In a paper commissioned by the World Wide Fund for Nature called Beyond the Green Horizon (1992), Tourism Concern pleads for what we all yearn for when faced with wear and tear on our favourite landscape: the preservation of the status quo through restraint and positive conservation policies. It also insists that local people must determine whether their own backyard should receive visitors at all, and then reap the economic benefits if they do.
Both are laudable aims. But what happens when the economic return accrues at the cost of Conrad's 'heart of darkness' or Tintin's Tibetan idyll? We need to know that such places are there even if we cannot visit them. One answer is to find a small tribe that has hunted in a large area for years, tell the world it is near to extinction and then send in the television cameras. The governor of Brazil's Amazonas state, Gilberto Mestrinho, had a different solution: attack ecologists and anthropologists as lackies of imperialist mineral producers, and then launch plans for an Eco- Disneyland in the jungle.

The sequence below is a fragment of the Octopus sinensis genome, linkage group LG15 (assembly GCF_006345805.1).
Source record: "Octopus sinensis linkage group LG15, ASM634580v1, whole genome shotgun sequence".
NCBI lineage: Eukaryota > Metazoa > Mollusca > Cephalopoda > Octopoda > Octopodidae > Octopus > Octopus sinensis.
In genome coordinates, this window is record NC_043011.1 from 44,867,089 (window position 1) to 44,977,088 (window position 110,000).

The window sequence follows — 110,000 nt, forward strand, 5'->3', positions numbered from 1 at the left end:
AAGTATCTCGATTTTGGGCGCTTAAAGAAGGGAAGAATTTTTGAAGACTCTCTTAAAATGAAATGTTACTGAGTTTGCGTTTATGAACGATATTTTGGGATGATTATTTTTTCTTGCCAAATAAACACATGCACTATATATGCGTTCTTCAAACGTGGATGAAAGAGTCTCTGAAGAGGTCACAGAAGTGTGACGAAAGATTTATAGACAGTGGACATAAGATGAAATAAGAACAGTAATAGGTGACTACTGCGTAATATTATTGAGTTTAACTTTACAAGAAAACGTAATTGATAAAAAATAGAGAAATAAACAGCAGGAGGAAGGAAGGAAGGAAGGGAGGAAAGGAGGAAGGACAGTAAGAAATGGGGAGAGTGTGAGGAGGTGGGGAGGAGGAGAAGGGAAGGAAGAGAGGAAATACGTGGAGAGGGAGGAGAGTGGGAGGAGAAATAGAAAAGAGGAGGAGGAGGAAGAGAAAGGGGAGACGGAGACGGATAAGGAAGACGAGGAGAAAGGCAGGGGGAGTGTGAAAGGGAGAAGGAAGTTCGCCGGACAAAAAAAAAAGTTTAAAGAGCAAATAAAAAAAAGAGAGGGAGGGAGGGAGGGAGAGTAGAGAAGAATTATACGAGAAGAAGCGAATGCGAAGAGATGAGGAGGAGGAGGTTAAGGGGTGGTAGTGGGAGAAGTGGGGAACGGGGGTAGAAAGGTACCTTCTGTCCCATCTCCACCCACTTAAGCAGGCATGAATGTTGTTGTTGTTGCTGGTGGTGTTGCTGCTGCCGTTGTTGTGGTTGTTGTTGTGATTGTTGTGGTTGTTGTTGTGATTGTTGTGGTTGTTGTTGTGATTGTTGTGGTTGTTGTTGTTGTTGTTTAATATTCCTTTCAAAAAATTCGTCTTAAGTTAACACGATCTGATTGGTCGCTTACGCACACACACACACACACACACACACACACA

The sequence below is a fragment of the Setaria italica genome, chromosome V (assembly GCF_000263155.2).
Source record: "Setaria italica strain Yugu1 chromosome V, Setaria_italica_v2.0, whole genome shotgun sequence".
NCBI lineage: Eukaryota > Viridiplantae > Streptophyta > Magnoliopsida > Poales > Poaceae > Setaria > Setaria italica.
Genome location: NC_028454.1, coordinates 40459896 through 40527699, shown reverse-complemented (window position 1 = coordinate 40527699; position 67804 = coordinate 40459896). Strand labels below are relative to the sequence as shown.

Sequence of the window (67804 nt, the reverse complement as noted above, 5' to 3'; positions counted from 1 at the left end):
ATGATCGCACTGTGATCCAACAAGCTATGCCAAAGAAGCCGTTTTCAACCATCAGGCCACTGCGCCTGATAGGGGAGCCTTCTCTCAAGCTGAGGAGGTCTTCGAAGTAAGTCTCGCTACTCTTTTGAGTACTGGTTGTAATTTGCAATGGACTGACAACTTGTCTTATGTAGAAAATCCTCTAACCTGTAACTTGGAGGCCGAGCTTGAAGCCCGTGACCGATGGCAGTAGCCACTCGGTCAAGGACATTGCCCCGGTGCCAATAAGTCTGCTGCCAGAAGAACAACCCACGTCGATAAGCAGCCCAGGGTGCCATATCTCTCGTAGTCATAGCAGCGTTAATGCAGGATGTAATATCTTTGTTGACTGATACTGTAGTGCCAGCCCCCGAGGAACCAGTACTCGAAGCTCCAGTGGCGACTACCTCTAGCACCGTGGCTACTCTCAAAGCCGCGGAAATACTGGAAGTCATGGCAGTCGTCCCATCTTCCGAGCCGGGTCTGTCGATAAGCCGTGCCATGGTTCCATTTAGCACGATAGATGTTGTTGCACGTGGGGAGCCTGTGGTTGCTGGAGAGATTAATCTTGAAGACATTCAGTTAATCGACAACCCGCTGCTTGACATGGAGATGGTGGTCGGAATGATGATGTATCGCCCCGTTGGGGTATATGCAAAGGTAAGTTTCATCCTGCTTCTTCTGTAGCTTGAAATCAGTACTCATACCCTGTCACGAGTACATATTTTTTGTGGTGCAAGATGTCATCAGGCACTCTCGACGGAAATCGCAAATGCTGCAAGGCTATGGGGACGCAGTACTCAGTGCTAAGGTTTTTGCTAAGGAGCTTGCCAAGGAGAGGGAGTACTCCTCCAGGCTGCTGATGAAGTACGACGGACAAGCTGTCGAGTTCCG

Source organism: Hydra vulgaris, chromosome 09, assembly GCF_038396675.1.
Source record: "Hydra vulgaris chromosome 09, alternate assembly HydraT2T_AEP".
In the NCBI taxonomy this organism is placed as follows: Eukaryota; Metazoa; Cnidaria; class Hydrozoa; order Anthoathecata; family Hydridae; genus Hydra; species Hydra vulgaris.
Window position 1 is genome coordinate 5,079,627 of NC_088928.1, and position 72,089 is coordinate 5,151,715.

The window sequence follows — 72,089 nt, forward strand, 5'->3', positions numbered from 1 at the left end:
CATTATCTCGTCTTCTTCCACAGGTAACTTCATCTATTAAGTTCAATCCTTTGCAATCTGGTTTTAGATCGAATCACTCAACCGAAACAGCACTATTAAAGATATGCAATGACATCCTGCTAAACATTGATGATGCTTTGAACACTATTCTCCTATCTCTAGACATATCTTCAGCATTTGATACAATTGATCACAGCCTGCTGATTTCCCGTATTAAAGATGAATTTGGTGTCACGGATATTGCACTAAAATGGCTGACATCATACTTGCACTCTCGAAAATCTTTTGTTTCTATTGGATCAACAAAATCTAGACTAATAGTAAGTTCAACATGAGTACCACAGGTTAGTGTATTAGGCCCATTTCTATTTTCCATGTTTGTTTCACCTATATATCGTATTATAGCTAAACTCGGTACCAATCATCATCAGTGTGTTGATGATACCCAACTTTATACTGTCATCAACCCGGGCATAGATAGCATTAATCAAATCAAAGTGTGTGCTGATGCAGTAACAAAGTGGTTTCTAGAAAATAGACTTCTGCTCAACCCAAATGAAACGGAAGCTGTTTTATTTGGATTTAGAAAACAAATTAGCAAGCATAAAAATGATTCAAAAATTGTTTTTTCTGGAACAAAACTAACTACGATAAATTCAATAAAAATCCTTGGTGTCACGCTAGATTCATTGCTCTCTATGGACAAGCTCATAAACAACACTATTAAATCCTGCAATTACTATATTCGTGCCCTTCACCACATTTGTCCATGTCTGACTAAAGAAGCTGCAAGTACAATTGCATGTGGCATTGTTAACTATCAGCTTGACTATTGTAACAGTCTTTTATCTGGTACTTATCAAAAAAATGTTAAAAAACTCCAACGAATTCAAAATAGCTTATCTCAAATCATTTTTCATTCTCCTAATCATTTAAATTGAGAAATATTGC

Perhaps these problems will be discussed next month when the 'Second World Congress on Tourism for the Environment' meets at the Hilton on the Venezuelan island of Margarita. After digesting prolix papers in the tropical sunshine, assorted scientists and delegates from non-governmental organisations will reconvene on the mainland. The conference organisers, the Janaca Trust, hope the participants will find ways to 'minimise negative environmental and cultural impacts while working to achieve authentic, intimate, meaningful and educational encounters (with) local natural and cultural phenomena'.